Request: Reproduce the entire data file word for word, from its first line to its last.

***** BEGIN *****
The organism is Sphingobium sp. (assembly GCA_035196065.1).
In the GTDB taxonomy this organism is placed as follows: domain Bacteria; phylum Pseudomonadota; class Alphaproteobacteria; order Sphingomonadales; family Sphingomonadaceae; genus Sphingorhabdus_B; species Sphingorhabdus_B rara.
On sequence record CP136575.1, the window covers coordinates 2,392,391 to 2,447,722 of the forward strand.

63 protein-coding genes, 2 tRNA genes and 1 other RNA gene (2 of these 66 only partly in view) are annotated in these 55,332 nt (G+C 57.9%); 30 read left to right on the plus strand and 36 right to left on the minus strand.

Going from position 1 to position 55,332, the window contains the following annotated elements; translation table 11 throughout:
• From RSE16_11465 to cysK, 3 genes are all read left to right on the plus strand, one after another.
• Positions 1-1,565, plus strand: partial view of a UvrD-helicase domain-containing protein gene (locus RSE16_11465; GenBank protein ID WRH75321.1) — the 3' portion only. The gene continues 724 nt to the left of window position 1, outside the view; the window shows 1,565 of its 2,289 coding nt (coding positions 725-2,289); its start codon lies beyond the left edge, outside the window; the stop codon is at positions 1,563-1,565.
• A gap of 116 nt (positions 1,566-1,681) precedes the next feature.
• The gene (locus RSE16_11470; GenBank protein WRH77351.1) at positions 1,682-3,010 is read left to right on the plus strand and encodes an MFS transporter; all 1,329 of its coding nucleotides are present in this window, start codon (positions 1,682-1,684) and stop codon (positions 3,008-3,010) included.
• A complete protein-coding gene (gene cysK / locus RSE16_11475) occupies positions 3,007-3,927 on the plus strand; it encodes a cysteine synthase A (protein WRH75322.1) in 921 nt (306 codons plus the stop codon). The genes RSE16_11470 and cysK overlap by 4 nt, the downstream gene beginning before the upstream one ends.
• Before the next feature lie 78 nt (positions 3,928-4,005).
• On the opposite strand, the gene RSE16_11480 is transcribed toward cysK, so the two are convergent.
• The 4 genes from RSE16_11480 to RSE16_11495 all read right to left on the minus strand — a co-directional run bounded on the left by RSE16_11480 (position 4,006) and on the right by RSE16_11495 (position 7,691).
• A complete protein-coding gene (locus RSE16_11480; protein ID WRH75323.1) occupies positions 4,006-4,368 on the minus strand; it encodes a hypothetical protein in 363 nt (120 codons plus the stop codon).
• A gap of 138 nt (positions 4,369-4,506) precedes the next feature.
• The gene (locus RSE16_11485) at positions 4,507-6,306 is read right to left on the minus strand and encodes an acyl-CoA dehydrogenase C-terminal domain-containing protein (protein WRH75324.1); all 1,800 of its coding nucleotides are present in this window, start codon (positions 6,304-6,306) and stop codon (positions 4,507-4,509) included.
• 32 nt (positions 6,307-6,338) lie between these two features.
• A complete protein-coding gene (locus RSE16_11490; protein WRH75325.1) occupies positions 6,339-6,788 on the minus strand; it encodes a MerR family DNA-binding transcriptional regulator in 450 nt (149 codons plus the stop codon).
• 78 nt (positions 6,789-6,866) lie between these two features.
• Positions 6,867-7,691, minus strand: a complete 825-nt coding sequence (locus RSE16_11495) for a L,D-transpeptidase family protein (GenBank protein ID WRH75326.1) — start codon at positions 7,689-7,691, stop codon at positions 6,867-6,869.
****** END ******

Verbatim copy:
The organism is Sphingobium sp. (assembly GCA_035196065.1).
In the GTDB taxonomy this organism is placed as follows: domain Bacteria; phylum Pseudomonadota; class Alphaproteobacteria; order Sphingomonadales; family Sphingomonadaceae; genus Sphingorhabdus_B; species Sphingorhabdus_B rara.
On sequence record CP136575.1, the window covers coordinates 2,392,391 to 2,447,722 of the forward strand.

63 protein-coding genes, 2 tRNA genes and 1 other RNA gene (2 of these 66 only partly in view) are annotated in these 55,332 nt (G+C 57.9%); 30 read left to right on the plus strand and 36 right to left on the minus strand.

Going from position 1 to position 55,332, the window contains the following annotated elements; translation table 11 throughout:
• From RSE16_11465 to cysK, 3 genes are all read left to right on the plus strand, one after another.
• Positions 1-1,565, plus strand: partial view of a UvrD-helicase domain-containing protein gene (locus RSE16_11465; GenBank protein ID WRH75321.1) — the 3' portion only. The gene continues 724 nt to the left of window position 1, outside the view; the window shows 1,565 of its 2,289 coding nt (coding positions 725-2,289); its start codon lies beyond the left edge, outside the window; the stop codon is at positions 1,563-1,565.
• A gap of 116 nt (positions 1,566-1,681) precedes the next feature.
• The gene (locus RSE16_11470; GenBank protein WRH77351.1) at positions 1,682-3,010 is read left to right on the plus strand and encodes an MFS transporter; all 1,329 of its coding nucleotides are present in this window, start codon (positions 1,682-1,684) and stop codon (positions 3,008-3,010) included.
• A complete protein-coding gene (gene cysK / locus RSE16_11475) occupies positions 3,007-3,927 on the plus strand; it encodes a cysteine synthase A (protein WRH75322.1) in 921 nt (306 codons plus the stop codon). The genes RSE16_11470 and cysK overlap by 4 nt, the downstream gene beginning before the upstream one ends.
• Before the next feature lie 78 nt (positions 3,928-4,005).
• On the opposite strand, the gene RSE16_11480 is transcribed toward cysK, so the two are convergent.
• The 4 genes from RSE16_11480 to RSE16_11495 all read right to left on the minus strand — a co-directional run bounded on the left by RSE16_11480 (position 4,006) and on the right by RSE16_11495 (position 7,691).
• A complete protein-coding gene (locus RSE16_11480; protein ID WRH75323.1) occupies positions 4,006-4,368 on the minus strand; it encodes a hypothetical protein in 363 nt (120 codons plus the stop codon).
• A gap of 138 nt (positions 4,369-4,506) precedes the next feature.
• The gene (locus RSE16_11485) at positions 4,507-6,306 is read right to left on the minus strand and encodes an acyl-CoA dehydrogenase C-terminal domain-containing protein (protein WRH75324.1); all 1,800 of its coding nucleotides are present in this window, start codon (positions 6,304-6,306) and stop codon (positions 4,507-4,509) included.
• 32 nt (positions 6,307-6,338) lie between these two features.
• A complete protein-coding gene (locus RSE16_11490; protein WRH75325.1) occupies positions 6,339-6,788 on the minus strand; it encodes a MerR family DNA-binding transcriptional regulator in 450 nt (149 codons plus the stop codon).
• 78 nt (positions 6,789-6,866) lie between these two features.
• Positions 6,867-7,691, minus strand: a complete 825-nt coding sequence (locus RSE16_11495) for a L,D-transpeptidase family protein (GenBank protein ID WRH75326.1) — start codon at positions 7,689-7,691, stop codon at positions 6,867-6,869.